• Wire transfer fee
  • Office administration fee
  • Broker’s fee

Credit Card APR

In the credit card world, the type of APR you pay will depend on how you use your card. They include:

1. Introductory APR

This short-term, low or zero percent APR is used to incentivize people to apply for a new card. These promotional rates usually last a minimum of six months and can extend for as long as 24 months. At the end of the introductory period, the APR will increase. It can also go up early due to missed or late payments.

2. Balance Transfer APR

If you plan on using one card to pay off another, you’ll likely have to pay a balance transfer fee and a special APR that will only impact the amount of money transferred.

3. Purchase APR

As its name suggests, this APR applies to purchases you make with your card. When you pay off the full balance each month, you can avoid paying interest altogether.

4. Cash Advance APR

When you use your credit card to withdraw cash from an ATM, the amount will be subject to a separate cash advance APR. This rate is usually higher than a purchase APR. As soon as you withdraw cash, you will begin paying interest on the amount.

5. Penalty APR

When you fall behind on payments for 60 days or more, your credit card company will charge a penalty rate that is higher than any other form of APR. According to Experian, the average penalty APR for credit cards hovers right around 30%.

Certain fees are based on your behavior as a borrower and often are not included in your initial APR for credit cards, such as:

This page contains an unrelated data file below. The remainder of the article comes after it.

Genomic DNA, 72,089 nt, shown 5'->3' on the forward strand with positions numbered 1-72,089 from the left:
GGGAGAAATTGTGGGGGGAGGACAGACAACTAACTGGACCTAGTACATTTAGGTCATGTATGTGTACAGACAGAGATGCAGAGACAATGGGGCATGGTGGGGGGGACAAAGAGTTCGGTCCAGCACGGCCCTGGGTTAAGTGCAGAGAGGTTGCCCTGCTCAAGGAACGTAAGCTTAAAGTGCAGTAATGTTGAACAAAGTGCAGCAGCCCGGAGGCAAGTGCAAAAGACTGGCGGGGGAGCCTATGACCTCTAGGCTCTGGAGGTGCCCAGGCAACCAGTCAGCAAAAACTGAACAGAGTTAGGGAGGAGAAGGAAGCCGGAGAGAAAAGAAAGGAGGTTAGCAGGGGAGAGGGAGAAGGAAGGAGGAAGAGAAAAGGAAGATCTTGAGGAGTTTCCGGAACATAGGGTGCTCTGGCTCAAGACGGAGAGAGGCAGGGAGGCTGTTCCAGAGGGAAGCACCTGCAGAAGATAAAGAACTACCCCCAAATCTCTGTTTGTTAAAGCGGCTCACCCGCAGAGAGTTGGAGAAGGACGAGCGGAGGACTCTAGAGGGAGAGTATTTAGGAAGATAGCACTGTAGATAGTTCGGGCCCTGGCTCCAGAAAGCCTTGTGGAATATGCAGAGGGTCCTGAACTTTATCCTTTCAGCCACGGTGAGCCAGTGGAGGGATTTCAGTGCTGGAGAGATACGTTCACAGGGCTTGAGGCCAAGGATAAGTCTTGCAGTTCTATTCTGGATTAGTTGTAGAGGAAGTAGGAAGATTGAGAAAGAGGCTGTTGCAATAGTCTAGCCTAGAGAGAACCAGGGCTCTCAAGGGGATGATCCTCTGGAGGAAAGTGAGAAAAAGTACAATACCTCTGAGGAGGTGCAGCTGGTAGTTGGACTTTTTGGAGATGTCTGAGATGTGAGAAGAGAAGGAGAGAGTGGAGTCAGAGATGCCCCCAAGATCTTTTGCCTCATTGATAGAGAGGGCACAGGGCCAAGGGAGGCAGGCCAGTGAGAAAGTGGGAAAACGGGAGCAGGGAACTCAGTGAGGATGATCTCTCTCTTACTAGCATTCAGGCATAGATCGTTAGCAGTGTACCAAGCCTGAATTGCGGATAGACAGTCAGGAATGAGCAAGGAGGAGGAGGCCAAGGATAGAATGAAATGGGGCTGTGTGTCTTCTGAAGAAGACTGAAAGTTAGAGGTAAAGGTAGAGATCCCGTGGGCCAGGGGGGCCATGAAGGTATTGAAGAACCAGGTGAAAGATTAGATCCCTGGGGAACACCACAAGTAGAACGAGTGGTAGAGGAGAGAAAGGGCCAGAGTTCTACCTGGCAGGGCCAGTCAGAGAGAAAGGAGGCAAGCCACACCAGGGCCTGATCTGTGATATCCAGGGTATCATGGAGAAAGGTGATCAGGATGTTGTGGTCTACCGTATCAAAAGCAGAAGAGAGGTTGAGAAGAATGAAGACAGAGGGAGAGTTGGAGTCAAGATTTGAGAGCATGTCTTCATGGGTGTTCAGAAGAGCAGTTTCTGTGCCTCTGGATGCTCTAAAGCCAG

• Annual fee
  • Balance transfer fee
  • Cash advance fee
  • Foreign transaction fee
  • Late payment fee
  • Over limit fee
  • Returned payment fee

These types of fees should be outlined in your cardholder agreement so make sure to read it closely before you sign. Staying proactive about making on-time payments, not overspending, and increasing your credit score will all help keep your APR low.

What APR Should You Expect to Pay?

It’s important to keep in mind that the higher your credit score is, the lower your APR and interest rate on a loan. Before filling out an application, check out what a good APR for a personal loan is based on what you currently qualify for.

At LendingClub we like to keep it simple: your APR on a personal loan through us will include a one-time origination fee plus the interest on the loan itself. That’s it. No application fees, no prepayment fees, no surprises. Checking your rate to see what you could qualify for is fast, free, and won’t impact your credit score.*

As a borrower, you should also know that you’re protected against inaccurate and unfair credit card and billing practices under the Truth in Lending Act (TILA). Before a lender or credit card company can charge you any interest or fees, they’re required by law to disclose all actual and potential charges, fees, and rates associated with the loan.

Whatever type of loan or line of credit you need, be sure to compare your options and the true costs associated with the borrowed amount. When it comes to borrowing money, it pays to do your homework.

Interested in learning more? Check out these related blog posts:

*Checking your rate generates a soft credit inquiry, which is visible only to you. A hard credit inquiry that may affect your credit score only appears when your loan is issued.